Kd.2.27.11 He spoke thus: “Whoever does such and such a thing, BD.4.170 your reverence, falls into this kind of offence. This is the kind of offence that you, your reverence, have fallen into; make amends for this offence.” He spoke thus: “I, your reverence, have not fallen into this offence altogether alone; this Vin.1.128 whole Order has fallen into this offence.” He spoke thus: “What has it to do with you, your reverence, whether another has fallen or has not fallen? Please do you, your reverence, remove[4] your own offence.”

Kd.2.27.12 Then that monk, having at that monk’s bidding made amends for that offence, approached those monks; having approached them, he spoke thus to those monks: “It is said, your reverences, that whoever does such and such a thing falls into this kind of offence. This is the kind of offence that you, your reverences, have fallen into; make amends for this offence.” But these monks did not want to make amends for that offence at that monk’s bidding. They told this matter to the lord. He said:

Kd.2.27.13 “This is a case, monks, where in a certain residence the whole Order comes to have fallen into a collective offence. It does not know the name or the class of that offence. A certain monk comes there; he has heard much … desirous of training. A certain monk approaches that monk; having approached, he speaks thus to that monk: ‘What land of offence does he fall into, your reverence, who does such and such a thing?’

Kd.2.27.14 “He speaks thus: ‘Whoever does such and such a thing, your reverence, falls into this kind of offence. This is the kind of offence that you, your reverence, have fallen into; make amends for this offence’. He speaks thus: ‘I, your reverence, have not fallen into this offence altogether alone; this whole Order has fallen into this offence’. He speaks thus: ‘What has it to do with you, your reverence, whether another has fallen or has not fallen? Please do you, your reverence, remove your own offence.’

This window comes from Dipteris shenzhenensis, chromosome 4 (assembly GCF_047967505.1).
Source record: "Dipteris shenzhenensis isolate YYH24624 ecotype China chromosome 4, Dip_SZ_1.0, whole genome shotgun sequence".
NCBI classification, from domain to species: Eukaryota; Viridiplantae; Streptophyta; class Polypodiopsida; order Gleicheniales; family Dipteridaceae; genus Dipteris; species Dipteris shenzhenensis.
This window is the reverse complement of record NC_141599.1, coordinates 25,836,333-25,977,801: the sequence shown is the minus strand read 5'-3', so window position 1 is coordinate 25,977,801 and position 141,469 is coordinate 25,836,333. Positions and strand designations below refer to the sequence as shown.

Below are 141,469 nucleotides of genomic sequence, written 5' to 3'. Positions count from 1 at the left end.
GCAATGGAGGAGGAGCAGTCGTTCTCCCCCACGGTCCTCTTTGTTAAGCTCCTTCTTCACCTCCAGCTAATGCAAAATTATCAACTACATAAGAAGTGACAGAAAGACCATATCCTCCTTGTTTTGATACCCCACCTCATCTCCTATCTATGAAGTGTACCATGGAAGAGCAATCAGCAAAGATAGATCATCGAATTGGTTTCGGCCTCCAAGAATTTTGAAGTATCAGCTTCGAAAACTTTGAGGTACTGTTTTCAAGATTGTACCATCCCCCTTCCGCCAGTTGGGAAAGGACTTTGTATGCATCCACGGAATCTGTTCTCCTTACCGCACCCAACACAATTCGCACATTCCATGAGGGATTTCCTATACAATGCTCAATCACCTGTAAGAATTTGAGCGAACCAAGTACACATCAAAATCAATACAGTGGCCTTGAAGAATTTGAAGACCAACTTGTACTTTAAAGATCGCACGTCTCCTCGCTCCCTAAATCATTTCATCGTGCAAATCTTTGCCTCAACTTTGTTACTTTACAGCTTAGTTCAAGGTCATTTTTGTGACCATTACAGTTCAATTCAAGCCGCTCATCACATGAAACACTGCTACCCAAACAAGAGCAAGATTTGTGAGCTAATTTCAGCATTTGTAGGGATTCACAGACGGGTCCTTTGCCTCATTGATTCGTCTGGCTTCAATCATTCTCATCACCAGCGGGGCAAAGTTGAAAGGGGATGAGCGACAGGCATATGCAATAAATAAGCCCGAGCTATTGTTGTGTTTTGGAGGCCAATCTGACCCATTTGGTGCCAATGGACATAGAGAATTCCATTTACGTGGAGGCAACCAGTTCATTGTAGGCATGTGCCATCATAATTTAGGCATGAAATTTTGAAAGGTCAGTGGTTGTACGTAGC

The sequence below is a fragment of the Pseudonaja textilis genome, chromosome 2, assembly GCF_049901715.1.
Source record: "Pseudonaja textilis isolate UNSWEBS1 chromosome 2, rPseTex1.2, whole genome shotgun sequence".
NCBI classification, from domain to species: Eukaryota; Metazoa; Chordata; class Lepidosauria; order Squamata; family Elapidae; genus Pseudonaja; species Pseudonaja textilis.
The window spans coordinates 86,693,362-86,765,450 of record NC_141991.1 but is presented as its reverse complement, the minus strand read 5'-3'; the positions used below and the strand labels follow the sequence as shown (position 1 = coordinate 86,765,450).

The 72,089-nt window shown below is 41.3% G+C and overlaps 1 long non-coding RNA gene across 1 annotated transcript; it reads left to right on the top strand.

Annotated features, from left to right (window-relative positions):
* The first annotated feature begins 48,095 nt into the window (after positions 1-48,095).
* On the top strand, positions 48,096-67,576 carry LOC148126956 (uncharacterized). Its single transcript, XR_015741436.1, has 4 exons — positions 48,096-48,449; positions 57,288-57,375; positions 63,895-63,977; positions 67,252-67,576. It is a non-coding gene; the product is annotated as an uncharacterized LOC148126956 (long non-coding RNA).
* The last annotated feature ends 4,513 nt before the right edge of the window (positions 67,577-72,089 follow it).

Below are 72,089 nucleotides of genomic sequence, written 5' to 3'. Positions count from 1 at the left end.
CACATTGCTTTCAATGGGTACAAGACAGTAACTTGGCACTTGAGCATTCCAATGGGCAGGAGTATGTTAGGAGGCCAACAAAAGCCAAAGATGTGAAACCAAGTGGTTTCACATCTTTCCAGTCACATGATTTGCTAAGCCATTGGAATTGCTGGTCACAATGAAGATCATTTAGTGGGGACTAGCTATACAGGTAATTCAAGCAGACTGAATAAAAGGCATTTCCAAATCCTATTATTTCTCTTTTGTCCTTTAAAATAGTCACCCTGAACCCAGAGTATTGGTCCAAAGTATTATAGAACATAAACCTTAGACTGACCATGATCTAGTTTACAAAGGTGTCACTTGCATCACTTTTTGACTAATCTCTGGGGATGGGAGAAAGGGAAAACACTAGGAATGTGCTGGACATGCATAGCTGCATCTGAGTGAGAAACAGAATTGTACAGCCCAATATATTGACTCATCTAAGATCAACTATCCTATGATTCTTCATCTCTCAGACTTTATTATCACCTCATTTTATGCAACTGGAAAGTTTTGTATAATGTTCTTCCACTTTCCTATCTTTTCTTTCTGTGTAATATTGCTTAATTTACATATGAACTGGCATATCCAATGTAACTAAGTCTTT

Kd.2.27.15 “Then if that monk, having at that monk’s bidding made amends for that offence, approaches those monks and having approached them speaks thus to those monks: ‘It is said, your reverence, that whoever does such and such a thing BD.4.171 falls into this kind of offence. This is the kind of offence that you, your reverences, have fallen into; make amends for this offence’; and if, monks, these monks should make amends for that offence at that monk’s bidding, that is good. But if they should not make amends for it, then, monks, these monks need not be spoken to by that monk if he is not willing[5].”

Told is the Portion for Repeating on Codanāvatthu.

Footnotes and references:

1.

gotta.

2.

Cf. above, BD.4.157.

3.

Cf. above, BD.4.157.

4.

vuṭṭhaha.

5.

akāmā, cf. Vin.3.186 (BD.1.328). If the offending monks do not wish to make amends, the other monk need not speak to them—perhaps meaning that he need not speak to them in the words given at the end of Kd.2.27.14 above. But cf. AN.ii.113, “For this is destruction … where a Truthfinder or his fellow Brahma-farers deem that he is one who should not be spoken to”.